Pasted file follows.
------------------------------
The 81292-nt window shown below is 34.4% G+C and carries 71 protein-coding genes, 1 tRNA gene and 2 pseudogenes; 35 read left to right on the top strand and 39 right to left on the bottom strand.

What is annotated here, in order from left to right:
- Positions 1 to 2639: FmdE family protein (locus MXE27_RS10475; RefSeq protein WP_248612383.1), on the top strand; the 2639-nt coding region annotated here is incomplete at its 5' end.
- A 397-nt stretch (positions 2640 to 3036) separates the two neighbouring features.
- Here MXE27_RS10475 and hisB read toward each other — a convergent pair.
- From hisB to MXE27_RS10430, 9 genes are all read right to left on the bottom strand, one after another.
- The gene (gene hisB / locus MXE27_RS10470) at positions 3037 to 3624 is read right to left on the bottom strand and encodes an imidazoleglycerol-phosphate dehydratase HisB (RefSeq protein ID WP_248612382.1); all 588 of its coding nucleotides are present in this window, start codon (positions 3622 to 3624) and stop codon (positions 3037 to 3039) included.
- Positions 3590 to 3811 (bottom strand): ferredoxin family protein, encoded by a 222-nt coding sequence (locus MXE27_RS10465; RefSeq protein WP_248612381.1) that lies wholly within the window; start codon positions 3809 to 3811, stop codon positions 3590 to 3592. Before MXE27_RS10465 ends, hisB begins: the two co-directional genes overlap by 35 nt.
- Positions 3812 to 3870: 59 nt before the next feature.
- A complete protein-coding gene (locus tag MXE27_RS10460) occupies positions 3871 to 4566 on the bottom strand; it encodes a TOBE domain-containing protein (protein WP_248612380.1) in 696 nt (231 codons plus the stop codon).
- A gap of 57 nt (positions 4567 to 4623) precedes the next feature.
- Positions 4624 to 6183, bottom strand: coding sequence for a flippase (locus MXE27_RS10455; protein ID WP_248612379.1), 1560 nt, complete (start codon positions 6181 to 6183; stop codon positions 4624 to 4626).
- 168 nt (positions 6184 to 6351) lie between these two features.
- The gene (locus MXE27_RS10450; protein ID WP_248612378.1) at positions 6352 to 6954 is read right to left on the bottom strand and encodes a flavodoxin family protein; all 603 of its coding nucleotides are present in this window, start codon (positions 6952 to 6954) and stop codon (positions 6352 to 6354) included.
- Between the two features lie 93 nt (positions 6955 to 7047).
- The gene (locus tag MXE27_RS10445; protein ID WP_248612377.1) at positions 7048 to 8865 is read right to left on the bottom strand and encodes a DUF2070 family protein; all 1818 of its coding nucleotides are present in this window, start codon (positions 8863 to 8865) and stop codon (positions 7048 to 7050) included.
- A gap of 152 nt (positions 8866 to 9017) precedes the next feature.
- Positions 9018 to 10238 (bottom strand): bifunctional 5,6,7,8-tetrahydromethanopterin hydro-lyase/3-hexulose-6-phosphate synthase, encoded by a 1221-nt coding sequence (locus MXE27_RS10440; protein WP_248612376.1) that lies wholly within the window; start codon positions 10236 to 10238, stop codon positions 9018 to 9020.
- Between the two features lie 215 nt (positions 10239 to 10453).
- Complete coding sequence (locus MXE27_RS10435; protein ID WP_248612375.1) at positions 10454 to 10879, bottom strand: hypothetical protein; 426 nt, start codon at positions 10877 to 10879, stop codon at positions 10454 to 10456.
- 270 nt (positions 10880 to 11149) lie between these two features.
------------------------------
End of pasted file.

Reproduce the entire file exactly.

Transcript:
The 81292-nt window shown below is 34.4% G+C and carries 71 protein-coding genes, 1 tRNA gene and 2 pseudogenes; 35 read left to right on the top strand and 39 right to left on the bottom strand.

What is annotated here, in order from left to right:
- Positions 1 to 2639: FmdE family protein (locus MXE27_RS10475; RefSeq protein WP_248612383.1), on the top strand; the 2639-nt coding region annotated here is incomplete at its 5' end.
- A 397-nt stretch (positions 2640 to 3036) separates the two neighbouring features.
- Here MXE27_RS10475 and hisB read toward each other — a convergent pair.
- From hisB to MXE27_RS10430, 9 genes are all read right to left on the bottom strand, one after another.
- The gene (gene hisB / locus MXE27_RS10470) at positions 3037 to 3624 is read right to left on the bottom strand and encodes an imidazoleglycerol-phosphate dehydratase HisB (RefSeq protein ID WP_248612382.1); all 588 of its coding nucleotides are present in this window, start codon (positions 3622 to 3624) and stop codon (positions 3037 to 3039) included.
- Positions 3590 to 3811 (bottom strand): ferredoxin family protein, encoded by a 222-nt coding sequence (locus MXE27_RS10465; RefSeq protein WP_248612381.1) that lies wholly within the window; start codon positions 3809 to 3811, stop codon positions 3590 to 3592. Before MXE27_RS10465 ends, hisB begins: the two co-directional genes overlap by 35 nt.
- Positions 3812 to 3870: 59 nt before the next feature.
- A complete protein-coding gene (locus tag MXE27_RS10460) occupies positions 3871 to 4566 on the bottom strand; it encodes a TOBE domain-containing protein (protein WP_248612380.1) in 696 nt (231 codons plus the stop codon).
- A gap of 57 nt (positions 4567 to 4623) precedes the next feature.
- Positions 4624 to 6183, bottom strand: coding sequence for a flippase (locus MXE27_RS10455; protein ID WP_248612379.1), 1560 nt, complete (start codon positions 6181 to 6183; stop codon positions 4624 to 4626).
- 168 nt (positions 6184 to 6351) lie between these two features.
- The gene (locus MXE27_RS10450; protein ID WP_248612378.1) at positions 6352 to 6954 is read right to left on the bottom strand and encodes a flavodoxin family protein; all 603 of its coding nucleotides are present in this window, start codon (positions 6952 to 6954) and stop codon (positions 6352 to 6354) included.
- Between the two features lie 93 nt (positions 6955 to 7047).
- The gene (locus tag MXE27_RS10445; protein ID WP_248612377.1) at positions 7048 to 8865 is read right to left on the bottom strand and encodes a DUF2070 family protein; all 1818 of its coding nucleotides are present in this window, start codon (positions 8863 to 8865) and stop codon (positions 7048 to 7050) included.
- A gap of 152 nt (positions 8866 to 9017) precedes the next feature.
- Positions 9018 to 10238 (bottom strand): bifunctional 5,6,7,8-tetrahydromethanopterin hydro-lyase/3-hexulose-6-phosphate synthase, encoded by a 1221-nt coding sequence (locus MXE27_RS10440; protein WP_248612376.1) that lies wholly within the window; start codon positions 10236 to 10238, stop codon positions 9018 to 9020.
- Between the two features lie 215 nt (positions 10239 to 10453).
- Complete coding sequence (locus MXE27_RS10435; protein ID WP_248612375.1) at positions 10454 to 10879, bottom strand: hypothetical protein; 426 nt, start codon at positions 10877 to 10879, stop codon at positions 10454 to 10456.
- 270 nt (positions 10880 to 11149) lie between these two features.